Accuracy in Media

The Washington Post took another stab this week at the president’s claim that illegal immigrants bring crime.

The Post assessed claims by Trump in 2015 and awarded him four Pinocchios – meaning it ranks the statement as absolutely false. It used the same techniques in 2018 to award the president four Pinocchios.

The 2015 assessment begins, “Data on immigrants and crime are incomplete, but a range of studies show there is no evidence immigrants commit more crimes than native-born Americans.”

This has nothing to do with the president’s claim, which dealt with people who sneak into the country illegally. The crime rate among this group is 100 percent since they are in the country from having broken immigration laws. But their crime rates also exceed those of the native population.

The 2018 assessment says, “As we found in 2015, it is all but impossible to determine whether Trump’s statement is accurate concerning either legal or undocumented immigrants.”

States house 90 percent of U.S. prisoners, the Post claims, and they “generally do not track how many of their prisoners are undocumented immigrants. But most states do report their total number of noncitizen prisoners every year to the Justice Department, without breaking down their legal status.”

The Post then tells us immigrants make up 13.5 percent of the overall population but only 4 percent of state prisoners, 21 percent of federal prisoners (after, for some reason, immigration offenses are excluded) and are 6 percent of combined federal and state prisoners.

Again, the point President Trump made is about illegal immigrants, and numbers from the U.S. Sentencing Commission, which the Post supplied in 2015 but omitted this year, back him up.

The 2015 report said that in 2013, 38.6 percent of those in federal prisons – which tend to involve more serious crimes – were illegal immigrants.  About 17 percent of those offenders were involved in drug cases, which is the main reason Trump has given for wanting to close the border.

The argument is not so much that Trump’s claims are false as it is that they can’t be proven true and that, “as always, the burden of proof rests with the speaker.”

The problem is that states and localities don’t track citizenship status as thoroughly as they could and that the data supplied by pro-immigration groups, such as the Cato Institute, relies on prisoners self-reporting their legal status and thus probably don’t accurately reflect the truth.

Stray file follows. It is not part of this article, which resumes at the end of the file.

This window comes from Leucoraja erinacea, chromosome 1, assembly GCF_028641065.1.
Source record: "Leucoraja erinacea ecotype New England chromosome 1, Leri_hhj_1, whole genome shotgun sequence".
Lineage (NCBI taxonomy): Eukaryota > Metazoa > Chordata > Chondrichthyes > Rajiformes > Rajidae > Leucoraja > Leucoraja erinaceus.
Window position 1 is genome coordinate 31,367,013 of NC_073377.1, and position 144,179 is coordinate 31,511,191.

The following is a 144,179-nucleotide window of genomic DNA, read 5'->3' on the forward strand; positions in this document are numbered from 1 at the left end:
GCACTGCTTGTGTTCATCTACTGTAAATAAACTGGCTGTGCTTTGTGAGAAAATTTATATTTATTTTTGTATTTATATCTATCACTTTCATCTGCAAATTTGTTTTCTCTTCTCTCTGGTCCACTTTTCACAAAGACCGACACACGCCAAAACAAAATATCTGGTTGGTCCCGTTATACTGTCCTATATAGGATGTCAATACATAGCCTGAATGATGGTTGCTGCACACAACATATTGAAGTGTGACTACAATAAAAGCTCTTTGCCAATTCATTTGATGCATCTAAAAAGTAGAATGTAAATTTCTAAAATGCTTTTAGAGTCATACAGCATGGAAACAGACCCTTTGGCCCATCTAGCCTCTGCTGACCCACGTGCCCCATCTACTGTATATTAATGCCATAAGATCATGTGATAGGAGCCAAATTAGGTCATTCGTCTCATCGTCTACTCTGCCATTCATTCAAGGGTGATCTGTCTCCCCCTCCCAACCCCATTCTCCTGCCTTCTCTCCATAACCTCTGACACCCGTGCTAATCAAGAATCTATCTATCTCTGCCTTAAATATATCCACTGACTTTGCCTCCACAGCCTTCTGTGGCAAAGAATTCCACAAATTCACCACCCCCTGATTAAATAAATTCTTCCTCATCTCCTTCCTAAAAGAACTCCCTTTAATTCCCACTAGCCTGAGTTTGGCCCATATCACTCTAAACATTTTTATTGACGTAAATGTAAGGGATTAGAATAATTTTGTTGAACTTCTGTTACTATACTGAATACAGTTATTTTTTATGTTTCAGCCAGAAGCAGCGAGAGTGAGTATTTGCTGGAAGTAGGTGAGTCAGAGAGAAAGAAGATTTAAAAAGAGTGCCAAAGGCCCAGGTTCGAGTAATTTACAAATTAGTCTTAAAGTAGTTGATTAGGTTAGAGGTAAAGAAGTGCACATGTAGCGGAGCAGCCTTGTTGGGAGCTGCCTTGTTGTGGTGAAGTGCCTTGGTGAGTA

But John Lott, president of the Crime Prevention Research Center, has assembled such data. He looked at every prisoner who entered the Arizona penal system from January 1985 to June 2017 and did determine how many of those prisoners were illegal immigrants.

He found illegal immigrants were at least 142 percent more likely to be convicted of a crime than other Arizonans. They tended to commit more serious crimes, serve lengthier sentences and be classified as dangerous more frequently, and they were 45 percent more likely to be members of gangs than U.S. citizens in the system.

“If undocumented immigrants committed crime nationally as they do in Arizona, in 2016, they would have been responsible for over 1,000 more murders, 5,200 rapes, 8,900 robberies, 25,300 aggravated assaults and 26,900 burglaries,” Lott’s report found.

The Post applied the same “majority rules” principle it applies to climate science in reaching its conclusion.

“Almost all the independent research on this question – do immigrants bring more crime? – contradicted Trump in 2015 and continues to do so today as we look at newer studies,” the Post wrote. “One report based on Arizona reaches a different conclusion: that undocumented immigrants do commit crimes at higher rates than U.S. citizens or illegal immigrants. But it’s not scientific to extrapolate Arizona’s figures to form nationwide conclusions.”

What it doesn’t admit is that almost all of that independent research was based on what the researchers – and the Post authors themselves – admitted was incomplete data, compromised by their inability to get to the bottom of which prisoners were illegal immigrants and which weren’t.

Lott comes along, solves that problem and delivers some unpopular conclusions. And the Post’s argument is that you can’t extrapolate from a border state in the crosshairs of this battle. 




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